Ernest Hemingway's All Quiet On The Western Front

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The World War One novelist Ernest Hemingway once wrote, “There were many words you could not stand to hear and finally only the names of places had dignity. Abstract words such as glory, honor, courage, or hallow were obscene” (Hemingway, ‘A Farewell to Arms’, 1929). Hemingway knew the horrors of war. He was a veteran of World War One. This was a war where 65 million troops were mobilized, and 37 million were killed, wounded, or went missing. War was seen as glorious until these views were brought in. Hemingway became famous for his writing as a member of the ‘Lost Generation’ of American writers. He, along with writers such as Gertrude Stein, F. Scott Fitzgerald, and T. S. Eliot made up the great American writers of the time. However, they did have their European…show more content…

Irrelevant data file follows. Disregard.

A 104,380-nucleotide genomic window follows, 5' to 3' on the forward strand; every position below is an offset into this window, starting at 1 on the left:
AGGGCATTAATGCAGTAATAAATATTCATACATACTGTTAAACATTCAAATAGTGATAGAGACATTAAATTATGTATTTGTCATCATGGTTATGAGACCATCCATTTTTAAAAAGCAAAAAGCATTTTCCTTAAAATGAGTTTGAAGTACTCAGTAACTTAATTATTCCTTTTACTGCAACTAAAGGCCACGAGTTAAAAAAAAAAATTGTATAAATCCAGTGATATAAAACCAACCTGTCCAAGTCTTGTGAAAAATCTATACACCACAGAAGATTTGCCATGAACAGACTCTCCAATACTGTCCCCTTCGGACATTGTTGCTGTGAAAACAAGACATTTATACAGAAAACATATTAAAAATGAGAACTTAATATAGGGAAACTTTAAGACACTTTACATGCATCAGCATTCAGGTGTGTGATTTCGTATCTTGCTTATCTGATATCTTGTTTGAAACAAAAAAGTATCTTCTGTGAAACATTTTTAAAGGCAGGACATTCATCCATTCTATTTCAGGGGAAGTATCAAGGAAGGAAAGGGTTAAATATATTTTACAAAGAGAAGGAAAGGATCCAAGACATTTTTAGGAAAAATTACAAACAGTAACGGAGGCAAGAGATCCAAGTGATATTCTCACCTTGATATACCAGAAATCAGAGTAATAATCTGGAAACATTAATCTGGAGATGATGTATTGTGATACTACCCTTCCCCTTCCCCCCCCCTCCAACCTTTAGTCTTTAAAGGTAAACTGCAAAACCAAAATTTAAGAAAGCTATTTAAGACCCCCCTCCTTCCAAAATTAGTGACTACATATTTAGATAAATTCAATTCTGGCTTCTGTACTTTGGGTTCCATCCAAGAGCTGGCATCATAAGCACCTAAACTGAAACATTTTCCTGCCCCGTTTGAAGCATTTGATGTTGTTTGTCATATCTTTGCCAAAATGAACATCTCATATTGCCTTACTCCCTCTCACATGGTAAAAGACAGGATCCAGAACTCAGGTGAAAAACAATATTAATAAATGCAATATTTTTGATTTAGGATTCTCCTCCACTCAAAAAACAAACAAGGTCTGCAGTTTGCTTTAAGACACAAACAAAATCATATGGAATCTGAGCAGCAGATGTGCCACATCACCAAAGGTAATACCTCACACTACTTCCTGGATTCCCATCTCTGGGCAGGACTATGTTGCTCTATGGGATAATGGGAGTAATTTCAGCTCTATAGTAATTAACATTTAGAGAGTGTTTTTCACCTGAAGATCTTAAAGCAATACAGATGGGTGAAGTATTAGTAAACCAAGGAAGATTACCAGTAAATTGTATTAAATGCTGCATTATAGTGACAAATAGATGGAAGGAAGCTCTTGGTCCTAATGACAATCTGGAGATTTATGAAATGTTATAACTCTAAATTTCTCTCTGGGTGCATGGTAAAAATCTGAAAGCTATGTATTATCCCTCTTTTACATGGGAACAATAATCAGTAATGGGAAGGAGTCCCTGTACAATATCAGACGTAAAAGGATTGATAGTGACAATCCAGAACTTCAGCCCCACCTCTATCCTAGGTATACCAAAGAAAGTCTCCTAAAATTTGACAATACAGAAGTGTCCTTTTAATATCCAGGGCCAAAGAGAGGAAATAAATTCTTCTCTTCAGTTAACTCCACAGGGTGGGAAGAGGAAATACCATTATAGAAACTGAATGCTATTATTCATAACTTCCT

Erich Maria Remarque was a German novelist who was also a war veteran from the same war as Hemingway. His book, All Quiet on the Western Front, would be very controversial because of the description of the war as a terrible thing and the main character’s struggles with loyalty to Germany and loyalty to his morals. Paul, the protagonist, is faced with many traumatic moments, and he no longer feels human. He resents Germany and doesn’t see the point in fighting, yet he knows he must. This also appears in Peace Like a River, written by Leif Enger. The main character, Reuben Land, must struggle between loyalty to his family, loyalty to his brother, Davy, who murder two unpleasant fellows, and loyalty to his country. He doesn’t know whether to be on Davy’s side or to turn him in. Overall, Peace Like a River and All Quiet on the Western Front both deal with the struggles between loyalty to one’s country and loyalty to one’s morals, and how both can lead to the betrayal of
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